The Earth's rotation and its orbit around the Sun leads to continual changes in the environment. Many organisms, including plants and animals, have evolved circadian clocks that anticipate these changes in light, temperature, and seasons in order to optimize growth and physiology. Circadian timing is thought to derive from a molecular oscillator that is present in every plant cell. A central aspect of the circadian oscillator is the presence of transcription translation loops (TTLs) that provide negative feedback to generate circadian rhythms. This review examines the evidence that the 24 h circadian clocks of plants regulate the fluxes of solutes and how changes in solute concentrations can also provide feedback to modulate the behaviour of the molecular oscillator. It highlights recent advances that demonstrate interactions between components of TTLs and regulation of solute concentration and transport. How rhythmic control of water fluxes, ions such as K(+), metabolic solutes such as sucrose, micronutrients, and signalling molecules, including Ca(2+), might contribute to optimizing the physiology of the plant is discussed.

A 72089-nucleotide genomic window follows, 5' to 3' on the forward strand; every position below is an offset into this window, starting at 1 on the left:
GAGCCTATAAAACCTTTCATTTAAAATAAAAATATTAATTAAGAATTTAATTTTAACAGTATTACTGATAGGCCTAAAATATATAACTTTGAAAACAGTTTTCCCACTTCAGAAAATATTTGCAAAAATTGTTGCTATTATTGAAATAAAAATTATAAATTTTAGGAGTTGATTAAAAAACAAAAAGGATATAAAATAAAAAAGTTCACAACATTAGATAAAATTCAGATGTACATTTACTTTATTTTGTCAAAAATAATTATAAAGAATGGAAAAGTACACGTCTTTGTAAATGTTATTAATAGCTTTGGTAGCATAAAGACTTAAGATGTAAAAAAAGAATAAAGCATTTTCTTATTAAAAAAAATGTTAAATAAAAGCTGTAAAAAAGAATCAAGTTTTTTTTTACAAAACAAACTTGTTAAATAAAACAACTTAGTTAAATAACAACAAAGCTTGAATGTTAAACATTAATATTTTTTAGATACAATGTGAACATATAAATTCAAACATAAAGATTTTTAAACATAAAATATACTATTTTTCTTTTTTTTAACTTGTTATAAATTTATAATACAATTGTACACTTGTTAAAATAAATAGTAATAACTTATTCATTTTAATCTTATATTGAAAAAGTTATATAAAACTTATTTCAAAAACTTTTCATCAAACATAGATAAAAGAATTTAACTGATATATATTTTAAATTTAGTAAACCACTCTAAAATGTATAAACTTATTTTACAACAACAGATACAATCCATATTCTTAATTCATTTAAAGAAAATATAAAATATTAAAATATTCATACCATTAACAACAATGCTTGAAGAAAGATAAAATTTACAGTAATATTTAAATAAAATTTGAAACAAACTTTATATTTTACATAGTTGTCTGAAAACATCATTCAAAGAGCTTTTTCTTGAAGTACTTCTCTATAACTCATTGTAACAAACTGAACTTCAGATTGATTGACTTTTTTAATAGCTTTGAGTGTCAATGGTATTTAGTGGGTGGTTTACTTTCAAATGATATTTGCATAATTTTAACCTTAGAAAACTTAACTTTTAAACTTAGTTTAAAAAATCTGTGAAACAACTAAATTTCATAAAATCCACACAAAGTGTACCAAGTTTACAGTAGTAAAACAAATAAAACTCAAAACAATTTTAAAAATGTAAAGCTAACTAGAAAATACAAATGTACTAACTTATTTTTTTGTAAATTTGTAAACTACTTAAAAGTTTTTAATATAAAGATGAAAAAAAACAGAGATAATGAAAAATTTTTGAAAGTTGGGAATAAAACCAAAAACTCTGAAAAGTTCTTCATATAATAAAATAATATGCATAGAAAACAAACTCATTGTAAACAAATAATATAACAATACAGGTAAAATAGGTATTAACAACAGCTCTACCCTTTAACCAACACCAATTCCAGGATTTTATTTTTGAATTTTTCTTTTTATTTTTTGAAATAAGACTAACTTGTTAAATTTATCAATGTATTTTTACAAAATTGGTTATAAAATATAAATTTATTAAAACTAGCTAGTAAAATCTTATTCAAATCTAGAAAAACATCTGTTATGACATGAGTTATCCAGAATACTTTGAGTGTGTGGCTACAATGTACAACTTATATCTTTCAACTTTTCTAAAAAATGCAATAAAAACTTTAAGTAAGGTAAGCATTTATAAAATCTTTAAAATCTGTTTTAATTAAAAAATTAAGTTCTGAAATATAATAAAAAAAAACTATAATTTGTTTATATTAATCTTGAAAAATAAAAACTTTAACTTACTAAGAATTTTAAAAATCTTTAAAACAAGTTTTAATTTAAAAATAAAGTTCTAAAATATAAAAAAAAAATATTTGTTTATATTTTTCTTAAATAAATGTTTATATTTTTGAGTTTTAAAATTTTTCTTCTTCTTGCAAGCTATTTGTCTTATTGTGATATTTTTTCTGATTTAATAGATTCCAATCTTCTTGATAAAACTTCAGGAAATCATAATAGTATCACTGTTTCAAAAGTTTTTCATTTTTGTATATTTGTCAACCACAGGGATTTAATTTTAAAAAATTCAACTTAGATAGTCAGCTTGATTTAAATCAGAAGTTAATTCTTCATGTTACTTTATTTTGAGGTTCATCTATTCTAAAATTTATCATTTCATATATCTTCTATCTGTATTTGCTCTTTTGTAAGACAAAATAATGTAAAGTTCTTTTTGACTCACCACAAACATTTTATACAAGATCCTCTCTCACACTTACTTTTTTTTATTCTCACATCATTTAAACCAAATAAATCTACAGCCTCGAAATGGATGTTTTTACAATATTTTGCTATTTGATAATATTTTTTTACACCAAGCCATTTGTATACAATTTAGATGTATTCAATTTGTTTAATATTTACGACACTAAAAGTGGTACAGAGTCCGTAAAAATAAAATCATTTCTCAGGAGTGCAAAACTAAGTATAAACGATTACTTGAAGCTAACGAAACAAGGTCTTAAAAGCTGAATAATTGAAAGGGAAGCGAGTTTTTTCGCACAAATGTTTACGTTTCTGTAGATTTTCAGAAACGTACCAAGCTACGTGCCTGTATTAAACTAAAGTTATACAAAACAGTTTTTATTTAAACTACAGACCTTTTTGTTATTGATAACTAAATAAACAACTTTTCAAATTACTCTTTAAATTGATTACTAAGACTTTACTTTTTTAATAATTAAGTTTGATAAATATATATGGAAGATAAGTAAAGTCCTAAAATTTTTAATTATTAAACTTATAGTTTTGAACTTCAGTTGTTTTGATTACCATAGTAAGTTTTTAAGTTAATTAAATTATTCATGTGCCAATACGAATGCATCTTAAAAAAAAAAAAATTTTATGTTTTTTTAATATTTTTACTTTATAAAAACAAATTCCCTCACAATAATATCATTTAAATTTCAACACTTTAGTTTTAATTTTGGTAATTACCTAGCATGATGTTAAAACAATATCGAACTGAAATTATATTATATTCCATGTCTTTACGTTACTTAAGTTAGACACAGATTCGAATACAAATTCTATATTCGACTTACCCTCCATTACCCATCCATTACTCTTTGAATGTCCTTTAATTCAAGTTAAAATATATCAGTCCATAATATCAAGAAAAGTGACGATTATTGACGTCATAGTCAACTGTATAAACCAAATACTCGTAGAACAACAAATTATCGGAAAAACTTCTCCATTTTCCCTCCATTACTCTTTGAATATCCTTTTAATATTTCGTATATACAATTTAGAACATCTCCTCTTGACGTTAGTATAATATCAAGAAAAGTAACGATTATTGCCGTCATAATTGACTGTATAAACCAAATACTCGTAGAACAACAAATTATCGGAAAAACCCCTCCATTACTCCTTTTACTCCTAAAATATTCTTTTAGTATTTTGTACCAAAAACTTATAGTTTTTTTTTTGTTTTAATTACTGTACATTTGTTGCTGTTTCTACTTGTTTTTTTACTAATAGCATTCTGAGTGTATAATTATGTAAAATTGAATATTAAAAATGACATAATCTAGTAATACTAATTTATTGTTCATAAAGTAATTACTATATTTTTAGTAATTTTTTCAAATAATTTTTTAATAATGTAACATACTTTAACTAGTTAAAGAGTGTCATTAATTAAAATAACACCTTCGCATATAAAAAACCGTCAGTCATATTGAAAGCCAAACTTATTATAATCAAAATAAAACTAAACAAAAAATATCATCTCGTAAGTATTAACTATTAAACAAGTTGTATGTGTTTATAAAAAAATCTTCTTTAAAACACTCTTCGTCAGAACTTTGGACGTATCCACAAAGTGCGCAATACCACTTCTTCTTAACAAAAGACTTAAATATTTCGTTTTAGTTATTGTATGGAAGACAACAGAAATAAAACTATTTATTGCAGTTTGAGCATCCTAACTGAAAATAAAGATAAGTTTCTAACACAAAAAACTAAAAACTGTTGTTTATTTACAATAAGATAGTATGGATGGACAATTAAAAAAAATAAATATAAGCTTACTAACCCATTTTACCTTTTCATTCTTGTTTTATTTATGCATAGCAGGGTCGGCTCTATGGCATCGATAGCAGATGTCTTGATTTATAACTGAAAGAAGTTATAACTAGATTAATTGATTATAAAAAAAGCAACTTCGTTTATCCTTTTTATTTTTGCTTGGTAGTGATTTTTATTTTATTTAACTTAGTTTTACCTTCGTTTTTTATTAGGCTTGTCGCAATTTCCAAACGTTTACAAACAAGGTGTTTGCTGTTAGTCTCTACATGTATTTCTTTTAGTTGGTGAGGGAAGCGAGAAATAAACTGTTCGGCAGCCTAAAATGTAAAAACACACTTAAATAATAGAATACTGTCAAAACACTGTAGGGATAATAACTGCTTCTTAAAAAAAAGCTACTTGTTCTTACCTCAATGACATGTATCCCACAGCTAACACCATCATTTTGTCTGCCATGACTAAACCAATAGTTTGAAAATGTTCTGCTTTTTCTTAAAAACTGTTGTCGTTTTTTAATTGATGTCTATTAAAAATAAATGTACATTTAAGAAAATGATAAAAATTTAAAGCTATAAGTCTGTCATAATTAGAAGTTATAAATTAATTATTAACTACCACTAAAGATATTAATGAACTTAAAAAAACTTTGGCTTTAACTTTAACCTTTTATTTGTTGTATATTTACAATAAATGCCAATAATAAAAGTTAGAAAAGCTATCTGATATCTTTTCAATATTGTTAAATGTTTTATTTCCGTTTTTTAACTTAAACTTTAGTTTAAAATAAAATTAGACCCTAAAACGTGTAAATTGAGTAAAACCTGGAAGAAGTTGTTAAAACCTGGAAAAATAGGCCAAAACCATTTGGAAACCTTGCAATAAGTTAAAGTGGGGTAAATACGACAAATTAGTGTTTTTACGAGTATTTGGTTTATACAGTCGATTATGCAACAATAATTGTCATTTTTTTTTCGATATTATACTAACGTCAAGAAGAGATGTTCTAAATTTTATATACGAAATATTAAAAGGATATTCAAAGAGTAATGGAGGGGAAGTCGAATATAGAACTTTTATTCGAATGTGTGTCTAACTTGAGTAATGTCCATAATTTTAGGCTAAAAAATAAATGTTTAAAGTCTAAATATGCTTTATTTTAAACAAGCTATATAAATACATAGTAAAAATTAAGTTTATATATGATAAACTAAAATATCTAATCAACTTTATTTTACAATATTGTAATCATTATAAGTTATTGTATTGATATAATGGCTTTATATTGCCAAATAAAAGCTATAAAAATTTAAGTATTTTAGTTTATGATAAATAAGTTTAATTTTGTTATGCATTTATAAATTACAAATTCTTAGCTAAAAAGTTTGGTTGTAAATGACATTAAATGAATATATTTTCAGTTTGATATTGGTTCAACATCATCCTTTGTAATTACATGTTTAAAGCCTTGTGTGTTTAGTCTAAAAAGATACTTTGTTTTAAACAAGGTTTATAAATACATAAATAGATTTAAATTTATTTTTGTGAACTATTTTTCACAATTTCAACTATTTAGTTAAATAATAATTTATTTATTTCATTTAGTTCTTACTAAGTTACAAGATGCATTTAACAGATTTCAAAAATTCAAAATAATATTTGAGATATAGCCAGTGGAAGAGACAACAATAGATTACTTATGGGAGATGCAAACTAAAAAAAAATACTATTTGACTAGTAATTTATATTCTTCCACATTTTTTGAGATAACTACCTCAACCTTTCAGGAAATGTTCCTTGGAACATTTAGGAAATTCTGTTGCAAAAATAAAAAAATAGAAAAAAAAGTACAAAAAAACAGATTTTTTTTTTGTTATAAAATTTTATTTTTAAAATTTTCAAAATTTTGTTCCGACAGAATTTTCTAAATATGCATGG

- Circadian Clocks
- Biological Transport
- Plant Physiological Phenomena